FIG. 2 illustrates various states that BAN devices (e.g., devices 109) may have during network operations in accordance with one embodiment of the technology described herein. Each BAN device begins in an unassociated state 201. In the unassociated state 201, the BAN device is not part of the network and has not built a trust relationship with the hub or server. To join the BAN, the BAN device completes an association process 202 where the trust relationship between the hub and the BAN device is established. The association process 202 comprises transmitting an association request message from the device to the hub. Additionally, any signaling from the server required to initialize the BAN device's connection to the network can take place during the association process 202.

Additionally, devices that are able to access an emergency request period (emergency-capable devices) can register with the hub during the association process 202. Additionally, in some embodiments, emergency connection parameters are included in the association request message transmitted by the emergency-capable devices. The connection parameters set the connection requirements required to fulfill the BAN device's emergency operations. For example, if the BAN device's emergency operational requirements entail reporting bursty or continuous monitoring data to the server, the emergency connection parameters may specify the connection required to provide such reporting. The emergency connection parameters may include, for example, (a) emergency connection length requirements, (b) the size and frequency of allocations during the emergency connection, and (c) whether the emergency connection will require a continuous period of monitoring. In other cases, the BAN device may not have data to report during emergency operation—for example, the BAN device may simply issue an alarm. In these cases, the emergency connection parameters may reflect that no emergency connection is needed and that the hub should transmit an alert to the server when it receives an emergency message from the BAN device.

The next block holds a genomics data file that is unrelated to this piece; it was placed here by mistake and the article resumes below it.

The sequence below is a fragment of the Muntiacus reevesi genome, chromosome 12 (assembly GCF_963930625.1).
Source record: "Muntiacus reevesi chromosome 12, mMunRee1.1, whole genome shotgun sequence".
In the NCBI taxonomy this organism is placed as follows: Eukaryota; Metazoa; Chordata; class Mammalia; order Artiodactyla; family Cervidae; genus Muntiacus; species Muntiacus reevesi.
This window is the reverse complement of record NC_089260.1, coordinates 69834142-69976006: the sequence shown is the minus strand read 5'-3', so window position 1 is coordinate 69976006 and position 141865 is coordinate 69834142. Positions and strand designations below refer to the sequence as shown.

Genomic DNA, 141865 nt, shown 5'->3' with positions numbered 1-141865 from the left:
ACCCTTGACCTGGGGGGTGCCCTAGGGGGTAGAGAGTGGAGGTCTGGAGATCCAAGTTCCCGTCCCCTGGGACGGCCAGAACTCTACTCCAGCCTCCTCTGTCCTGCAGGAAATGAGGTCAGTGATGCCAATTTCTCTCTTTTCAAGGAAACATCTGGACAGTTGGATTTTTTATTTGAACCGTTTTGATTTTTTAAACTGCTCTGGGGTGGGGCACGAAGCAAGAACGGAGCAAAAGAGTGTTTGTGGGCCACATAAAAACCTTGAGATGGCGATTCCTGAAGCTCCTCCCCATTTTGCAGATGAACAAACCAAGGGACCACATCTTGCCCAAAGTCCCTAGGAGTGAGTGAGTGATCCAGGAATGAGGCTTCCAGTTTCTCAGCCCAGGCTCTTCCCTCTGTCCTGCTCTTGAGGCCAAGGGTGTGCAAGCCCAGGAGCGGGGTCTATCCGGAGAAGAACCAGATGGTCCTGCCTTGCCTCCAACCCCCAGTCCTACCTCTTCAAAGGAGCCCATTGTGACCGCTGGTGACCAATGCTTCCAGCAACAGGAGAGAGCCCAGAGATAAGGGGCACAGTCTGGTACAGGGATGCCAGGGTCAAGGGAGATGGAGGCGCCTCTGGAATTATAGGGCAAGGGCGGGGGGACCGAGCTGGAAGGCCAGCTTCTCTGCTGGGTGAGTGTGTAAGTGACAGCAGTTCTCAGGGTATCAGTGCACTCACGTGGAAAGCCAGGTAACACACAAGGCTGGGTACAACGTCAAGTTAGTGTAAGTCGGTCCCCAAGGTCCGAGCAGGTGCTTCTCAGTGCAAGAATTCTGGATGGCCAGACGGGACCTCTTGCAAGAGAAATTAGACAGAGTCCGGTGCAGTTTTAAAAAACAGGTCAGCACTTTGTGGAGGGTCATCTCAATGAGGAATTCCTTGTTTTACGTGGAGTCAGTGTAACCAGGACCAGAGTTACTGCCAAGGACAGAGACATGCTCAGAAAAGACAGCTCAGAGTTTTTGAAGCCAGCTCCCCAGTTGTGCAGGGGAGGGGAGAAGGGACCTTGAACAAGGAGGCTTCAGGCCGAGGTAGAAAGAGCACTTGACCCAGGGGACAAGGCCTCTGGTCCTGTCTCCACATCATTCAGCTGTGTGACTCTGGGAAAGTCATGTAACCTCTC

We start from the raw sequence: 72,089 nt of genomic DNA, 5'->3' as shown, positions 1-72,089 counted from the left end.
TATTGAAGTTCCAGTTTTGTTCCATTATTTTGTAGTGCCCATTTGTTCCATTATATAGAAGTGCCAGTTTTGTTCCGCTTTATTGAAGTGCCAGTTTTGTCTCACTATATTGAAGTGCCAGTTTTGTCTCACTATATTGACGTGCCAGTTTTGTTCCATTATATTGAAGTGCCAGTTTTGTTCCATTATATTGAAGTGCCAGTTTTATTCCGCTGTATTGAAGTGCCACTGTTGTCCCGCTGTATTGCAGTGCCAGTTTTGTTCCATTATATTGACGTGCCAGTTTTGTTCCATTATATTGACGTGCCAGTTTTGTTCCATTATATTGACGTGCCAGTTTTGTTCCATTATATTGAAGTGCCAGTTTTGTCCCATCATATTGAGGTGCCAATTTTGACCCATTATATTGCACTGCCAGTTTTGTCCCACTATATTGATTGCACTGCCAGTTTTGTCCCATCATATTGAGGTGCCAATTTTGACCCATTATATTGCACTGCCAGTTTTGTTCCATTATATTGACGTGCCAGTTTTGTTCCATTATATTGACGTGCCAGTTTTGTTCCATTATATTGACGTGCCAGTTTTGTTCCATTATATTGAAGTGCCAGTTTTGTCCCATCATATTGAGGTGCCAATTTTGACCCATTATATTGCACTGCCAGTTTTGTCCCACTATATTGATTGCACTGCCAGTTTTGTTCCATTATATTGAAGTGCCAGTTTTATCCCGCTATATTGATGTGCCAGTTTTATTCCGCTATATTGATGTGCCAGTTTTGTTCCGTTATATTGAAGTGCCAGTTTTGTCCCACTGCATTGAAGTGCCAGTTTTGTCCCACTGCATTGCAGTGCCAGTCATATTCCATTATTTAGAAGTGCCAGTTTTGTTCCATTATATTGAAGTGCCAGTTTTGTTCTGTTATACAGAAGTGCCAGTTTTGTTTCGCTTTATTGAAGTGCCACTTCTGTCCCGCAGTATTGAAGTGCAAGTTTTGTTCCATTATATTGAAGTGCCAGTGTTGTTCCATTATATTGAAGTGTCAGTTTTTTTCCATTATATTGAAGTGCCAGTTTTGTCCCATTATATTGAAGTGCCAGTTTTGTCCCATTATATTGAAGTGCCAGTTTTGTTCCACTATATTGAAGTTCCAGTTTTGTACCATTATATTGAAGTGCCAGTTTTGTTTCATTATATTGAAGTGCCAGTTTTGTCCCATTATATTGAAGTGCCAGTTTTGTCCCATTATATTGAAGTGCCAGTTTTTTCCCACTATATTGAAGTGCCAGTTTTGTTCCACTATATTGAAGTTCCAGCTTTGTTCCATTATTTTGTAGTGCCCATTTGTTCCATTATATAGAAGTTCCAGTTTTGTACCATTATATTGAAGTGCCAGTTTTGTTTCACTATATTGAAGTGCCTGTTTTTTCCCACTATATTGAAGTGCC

Once the BAN device associates with the network 202, the BAN device is in an unconnected state 204. In the unconnected state 204, the BAN device retains an association with the network, including the trust relationship with the hub. For example, once the device is in the unconnected state 204 session keys can be generated and exchanged without signaling from the server. A device in the unconnected state 204 is typically asleep. However, in some cases, the device may use an unreserved communication period (discussed below) to communicate with the hub while in the unconnected state 204. The hub assumes that a device in the unconnected state 204 is asleep, and will not schedule downlink packets for an unconnected device. Instead, if there is a downlink packet pending, the hub posts the device's ID in a wakeup list (described below).